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“The thing you should keep your eye on is what government spends, because that’s the true tax.” Milton Friedman

Remember when President Bill Clinton said, “The era of big government is over” in the 1996 State of the Union Address? It was a shocking statement, but I was skeptical when he said it.

That was the year he ran for reelection, and I ended up jogging with President Clinton later that year in San Diego.

During our jog, he told me that he planned to join with the Republicans in Congress to cut the capital gains tax to 20%, which he felt would stimulate investment and create a boom over the next four years — enough to balance the budget!

In that same election year, 1996, the Economist published a graph showing the long-term growth of government from the 1880s to 1996. You can see the results in the chart below.

As the chart clearly demonstrates, Washington is bullish on big government, especially during times of war. After the war, government spending dips, but not for long.

Still, there has to be an end to this madness. Surely Washington will reach its maximum capacity and will experience the law of diminishing returns.

Indeed, based on my interview with President Clinton and his decision to work with Republicans, I thought that big government was about to shrink.  For several years, Washington ran a surplus, and government spending fell as a percentage of gross domestic product (GDP).  In the year 2000, I spent an evening with House Speaker Newt Gingrich, and he was giddy with excitement about the surpluses that were being built up and what we could do with the extra funds.

Fast Forward 20 Years Later

This week, in December 2021, I decided to update the Economist chart and see if we had made any progress in cutting down the size of government.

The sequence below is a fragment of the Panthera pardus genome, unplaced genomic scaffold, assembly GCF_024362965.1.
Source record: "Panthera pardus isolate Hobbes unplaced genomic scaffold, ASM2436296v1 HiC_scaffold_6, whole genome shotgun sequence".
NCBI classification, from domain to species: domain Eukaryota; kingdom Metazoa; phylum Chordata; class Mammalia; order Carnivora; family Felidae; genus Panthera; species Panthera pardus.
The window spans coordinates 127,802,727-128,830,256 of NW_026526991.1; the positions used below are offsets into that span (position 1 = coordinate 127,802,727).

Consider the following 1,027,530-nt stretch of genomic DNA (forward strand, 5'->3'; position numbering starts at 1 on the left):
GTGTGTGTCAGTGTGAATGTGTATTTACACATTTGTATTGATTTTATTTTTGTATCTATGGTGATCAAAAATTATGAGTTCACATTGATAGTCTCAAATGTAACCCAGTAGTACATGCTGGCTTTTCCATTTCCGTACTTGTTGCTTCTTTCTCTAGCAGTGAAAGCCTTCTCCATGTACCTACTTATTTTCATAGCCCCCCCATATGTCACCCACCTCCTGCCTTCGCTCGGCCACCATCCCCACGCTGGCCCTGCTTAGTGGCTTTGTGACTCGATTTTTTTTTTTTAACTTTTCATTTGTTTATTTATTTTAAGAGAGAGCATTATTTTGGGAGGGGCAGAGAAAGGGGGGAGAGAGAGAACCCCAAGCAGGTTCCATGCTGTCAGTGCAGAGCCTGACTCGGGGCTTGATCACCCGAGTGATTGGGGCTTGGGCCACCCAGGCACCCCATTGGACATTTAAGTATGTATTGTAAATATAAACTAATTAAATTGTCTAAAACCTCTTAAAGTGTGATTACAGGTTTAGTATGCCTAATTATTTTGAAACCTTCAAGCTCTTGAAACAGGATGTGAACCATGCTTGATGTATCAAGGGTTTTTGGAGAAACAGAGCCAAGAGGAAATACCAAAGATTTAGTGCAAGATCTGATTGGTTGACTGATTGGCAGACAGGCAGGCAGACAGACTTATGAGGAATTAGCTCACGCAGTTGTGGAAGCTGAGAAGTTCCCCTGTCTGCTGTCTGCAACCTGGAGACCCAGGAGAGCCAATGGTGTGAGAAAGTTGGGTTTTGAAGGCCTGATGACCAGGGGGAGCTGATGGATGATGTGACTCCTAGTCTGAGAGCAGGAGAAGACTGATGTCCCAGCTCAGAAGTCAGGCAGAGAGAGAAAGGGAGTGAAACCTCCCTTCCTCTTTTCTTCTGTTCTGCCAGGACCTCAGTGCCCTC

Here is the shocking chart:

As you can see, spending by Uncle Sam shows no sign of topping out. Government has continued to grow and grow and grow, despite all the efforts undertaken by Republicans and Libertarians to reduce the size of the government.

Despite campaign promises, government (federal, state and local) spending has increased from 35% to nearly 50% of GDP over the past 25 years.

It even grew under Trump, who promised to cut the deficit and reduce the national debt.

The Economist confirmed this trend when it released a cover story titled “The Triumph of Big Government” last week (November 20, 2021).

It looks like the Biden administration wants to make the government even bigger. It’s all quite discouraging, given all the good work that the Cato Institute, Heritage Foundation and the other free-market think tanks have done.

The Consequences of Big Government: Lower Economic Growth

There is a price to be paid when government spending gets out of hand — the economy slows down. Many academic studies have shown an inverse relationship between the size of government and economic growth. See this chart below:

Source:  Center for Freedom and Prosperity Reprinted with permission. 

For example, the economy of the United States used to grow at a 3% annualized rate, after taking inflation into account. However, the average growth rate has declined to 2% in the past few decades, as government spending has grown.